What a great way to kick off the first Opera North Season since lockdown. Carmen is one of those operas where everyone knows at least two of the arias even if only from adverts or film scores.
Before the curtain opened the audience was given a brief welcome back by Richard Mantle, Opera North’s General Director. He said that it had been 581 days since their last production but informed us that, although the performance was not socially distanced, Covid was still causing a certain amount of disruption. Rafael Rojas, the original tenor who was to sing the part of Don José, was suffering from the effects of long covid and felt that he could not do the part justice at the moment, so Erin Caves was flown in from the USA to take his place. After the rigmarole of the travel demands nowadays, he was not able to attend a rehearsal until Monday with this first performance being on Saturday. I dare say that they were five very long days for all concerned. Anyway, we are where we are, and fortunately where we are is at the Grand Theatre.
This is a new production of Bizet’s classic by Opera North. I have not seen the original version but I do know that this is some way removed from it.
The first performance of Carmen was in 1875 and the lead character worked in a cigarette factory, here she had undergone a major career change and was singing in a sleazy bar in an unnamed border town in an unnamed country. The dialogue is in French (with English titles), the characters all have Spanish names with one being a matador, at the end the cast are wearing Stetsons and, on close examination of one of the photographs provided by Opera North, Carmen has a selection of photographs on her dressing table mirror ranging from 20s film stars through Ella Fitzgerald and Marilyn Monroe to Aretha Franklin. The servicemen’s uniforms look pretty generic and don’t seem to match any of the US militia so it got to the point when I was past caring.
The clientele of the bar was made up of members of the various branches of the armed forces and local workmen. As well as the town being anonymous, there was some vagueness about the time in which it was set. There were hints throughout but each seemed to contradict the last, entertainment in itself.
The opera began in the aforementioned bar where a fan dancer was strutting her stuff on the counter. For those of a tender age, a fan dancer was a woman who cavorted on stage with two large fans made of ostrich feathers, one at the front and the other at the rear, which were deftly swapped offering a chance for the audience to spy a fleeting glimpse of forbidden flesh. Money was thrown as a token of appreciation. A more innocent version of pole dancing I suppose. This form of terpsichore was popular up until the post war period when censorship was relaxed. Anyone in the audience hoping for similar titilation would have been disappointed as the dancer in question was wearing a body stocking. Not that I was paying much attention you understand, It was over before I had finished cleaning my glasses.
As with most operas the plot consisted of love, both requited and spurned, violence, jealousy, and murder. This had the added elements of drug abuse, criminal activity and a contestant who must have finished well down the field in an Elvis Presley lookalike contest.
Alright, I am being flippant here, it is the music, acting and their presentation which matter and, despite the odd time when I was having trouble hearing the voices, especially when delivered from the extreme edge of the stage, every element was superb.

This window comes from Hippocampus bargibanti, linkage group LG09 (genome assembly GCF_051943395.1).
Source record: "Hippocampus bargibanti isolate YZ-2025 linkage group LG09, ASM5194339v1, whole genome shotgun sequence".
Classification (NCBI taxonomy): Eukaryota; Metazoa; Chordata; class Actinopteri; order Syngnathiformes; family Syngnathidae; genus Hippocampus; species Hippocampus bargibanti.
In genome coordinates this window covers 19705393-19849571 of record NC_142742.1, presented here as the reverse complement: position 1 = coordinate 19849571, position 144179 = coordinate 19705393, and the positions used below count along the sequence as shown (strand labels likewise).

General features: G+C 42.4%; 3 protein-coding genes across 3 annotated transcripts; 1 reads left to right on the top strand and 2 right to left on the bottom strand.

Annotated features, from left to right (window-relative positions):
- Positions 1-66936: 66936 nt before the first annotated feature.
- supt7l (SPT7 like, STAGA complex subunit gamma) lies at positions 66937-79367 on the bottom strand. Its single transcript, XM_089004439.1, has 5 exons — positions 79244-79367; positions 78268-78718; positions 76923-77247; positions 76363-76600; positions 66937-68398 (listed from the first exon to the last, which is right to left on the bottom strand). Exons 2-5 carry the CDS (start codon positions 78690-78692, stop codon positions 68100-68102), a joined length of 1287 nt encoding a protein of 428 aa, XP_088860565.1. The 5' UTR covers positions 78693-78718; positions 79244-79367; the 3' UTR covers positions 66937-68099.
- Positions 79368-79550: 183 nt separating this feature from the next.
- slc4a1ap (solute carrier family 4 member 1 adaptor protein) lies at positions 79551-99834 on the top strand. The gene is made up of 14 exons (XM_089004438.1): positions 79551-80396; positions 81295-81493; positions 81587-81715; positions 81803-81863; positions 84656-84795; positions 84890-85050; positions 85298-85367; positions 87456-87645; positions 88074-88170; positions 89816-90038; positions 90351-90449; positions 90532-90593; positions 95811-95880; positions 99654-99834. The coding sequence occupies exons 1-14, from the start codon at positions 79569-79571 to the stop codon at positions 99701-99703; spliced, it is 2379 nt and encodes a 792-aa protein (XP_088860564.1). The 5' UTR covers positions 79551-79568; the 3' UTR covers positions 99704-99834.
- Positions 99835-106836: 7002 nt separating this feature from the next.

Chrystal E. Williams as Carmen was wonderful, her character veering from controlling to vulnerable and strong to helpless in the blink of an eye. Her voice had power and range whilst still being expressive. Erin Caves, the last-minute Don José gave very little indication of being underrehearsed so goodness knows how he will be for the second performance which is not until next Saturday.
Camila Titinger, who sang the role of Micaela has a voice as pure as you will ever hear and was a delight. At the other end of the spectrum Phillip Rhodes as Escamillo, the matador, harnessed his inner King of Rock’n’Roll to give an earthy performance as Carmen’s other love interest and Don José’s rival.
The first half of the performance opened with a fan dance with snow white feathers, the second began with a dance by Nando Messias who had played the bar owner, Lillas Pastia, in the first half. They were dressed in a totally black outfit comprising waistcoat, shorts and large furry chaps. I don’t know whether this was meant to be a portent of darker things to come but it really didn’t work for me, the legwear seeming to hamper any fluidity of movement.
The orchestra, conducted by Garry Walker in his first opera since becoming Music Director of Opera North, were their usual brilliant selves.
The lighting and special effects were excellent and at one point truly spectacular.
Should you be wondering whether to give opera a go, then I can highly recommend this as a starting point. The music is wonderful and the staging superb. As they say on the adverts ‘But don’t take my word for it!’. I was talking with the woman sitting next to me who said that Carmen had been on her bucket list for years but she had never had a chance to see it until tonight. Her verdict was that it had been well worth the wait. I rest my case.
For further details of the cast and creatives, and to book, please go to https://www.operanorth.co.uk/whats-on/carmen-21-22/ where you can also hear snatches of the music.
Escamillo has left the building!
Unless otherwise stated, all photographs by Tristram Kenton.
One thought on “Carmen at Leeds Grand Theatre”